Travel can sharpen our awareness, can keep us on the alert, and here’s a poem by Patricia Traxler from her new book “Naming the Fires,” from Hanging Loose Press. Traxler lives in Salina, Kansas.
Last Hike Before Leaving Montana
Late winter, almost spring. It’s like finding a diamond;
now I don’t want to leave. I sit in the dirt and put my hands
in your tracks. For the first time in a long time I don’t
doubt. Now I know I always knew you were here. You
are the beginning of disclosure, the long-felt presence
Suddenly incarnate. Behind me my friend warns, If we
see the bear, get into a fetal position. No problem,
I tell her, I’m always in a fetal position—I was born
in a fetal position. Did you know, she says, the body
of a shaved bear looks exactly like a human man?
I skip a stone, feel a sudden bloat of grief, then laugh.
I ask her, Who would shave a bear? We climb
Farther up Rattlesnake Creek, watch winter sun glitter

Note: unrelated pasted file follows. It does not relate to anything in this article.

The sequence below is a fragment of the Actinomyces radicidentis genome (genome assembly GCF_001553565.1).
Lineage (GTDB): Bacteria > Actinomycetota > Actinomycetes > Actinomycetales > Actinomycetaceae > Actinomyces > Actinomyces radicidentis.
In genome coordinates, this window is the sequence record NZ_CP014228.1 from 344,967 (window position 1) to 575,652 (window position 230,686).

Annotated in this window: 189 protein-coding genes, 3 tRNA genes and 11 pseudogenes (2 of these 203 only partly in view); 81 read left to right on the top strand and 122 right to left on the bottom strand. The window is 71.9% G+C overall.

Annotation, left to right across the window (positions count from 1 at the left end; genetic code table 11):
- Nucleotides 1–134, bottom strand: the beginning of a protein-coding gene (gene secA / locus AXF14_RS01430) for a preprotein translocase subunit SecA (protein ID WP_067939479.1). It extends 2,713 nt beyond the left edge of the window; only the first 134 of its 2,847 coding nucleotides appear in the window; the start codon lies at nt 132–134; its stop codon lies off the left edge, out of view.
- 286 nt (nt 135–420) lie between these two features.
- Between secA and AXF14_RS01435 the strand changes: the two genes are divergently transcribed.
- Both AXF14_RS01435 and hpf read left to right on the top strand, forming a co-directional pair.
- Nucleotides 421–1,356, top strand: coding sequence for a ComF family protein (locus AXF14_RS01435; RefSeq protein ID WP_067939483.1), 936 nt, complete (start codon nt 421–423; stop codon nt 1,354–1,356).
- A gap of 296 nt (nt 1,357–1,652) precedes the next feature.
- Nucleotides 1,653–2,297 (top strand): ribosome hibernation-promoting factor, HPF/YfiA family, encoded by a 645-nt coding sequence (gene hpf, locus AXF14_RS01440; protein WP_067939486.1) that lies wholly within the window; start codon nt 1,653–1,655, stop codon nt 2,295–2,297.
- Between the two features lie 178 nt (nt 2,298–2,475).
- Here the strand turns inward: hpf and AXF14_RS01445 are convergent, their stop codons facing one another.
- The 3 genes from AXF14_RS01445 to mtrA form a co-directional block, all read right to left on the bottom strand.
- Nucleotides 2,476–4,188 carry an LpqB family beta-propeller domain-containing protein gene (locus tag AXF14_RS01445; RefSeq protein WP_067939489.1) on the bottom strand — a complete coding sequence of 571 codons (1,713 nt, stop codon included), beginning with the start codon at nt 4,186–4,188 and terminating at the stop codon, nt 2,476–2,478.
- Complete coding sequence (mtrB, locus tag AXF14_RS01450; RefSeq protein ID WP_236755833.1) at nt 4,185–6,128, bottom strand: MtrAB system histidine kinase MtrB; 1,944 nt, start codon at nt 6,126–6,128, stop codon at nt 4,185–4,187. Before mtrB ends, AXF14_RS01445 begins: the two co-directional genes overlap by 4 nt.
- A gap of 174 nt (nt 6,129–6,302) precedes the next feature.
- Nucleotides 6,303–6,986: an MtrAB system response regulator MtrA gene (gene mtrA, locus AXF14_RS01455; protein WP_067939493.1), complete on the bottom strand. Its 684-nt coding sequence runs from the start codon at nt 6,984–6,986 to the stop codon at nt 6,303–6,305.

off dark water. No matter how high we go I look higher.
Sometimes absence can prove presence. That’s not exactly
faith, I know. All day, everywhere, I feel you near at hand.
There’s so much to understand, and everything to prove.
Up high the air is thin and hard, roars in the ears like love.
Poem copyright 2015 by Patricia Traxler, “Last Hike Before Leaving Montana,” (“Naming the Fires,” Hanging Loose Press, 2015). Poem reprinted by permission of the author and the publisher. American Life in Poetry is made possible by The Poetry Foundation and the Department of English at the University of Nebraska-Lincoln. We do not accept unsolicited submissions.
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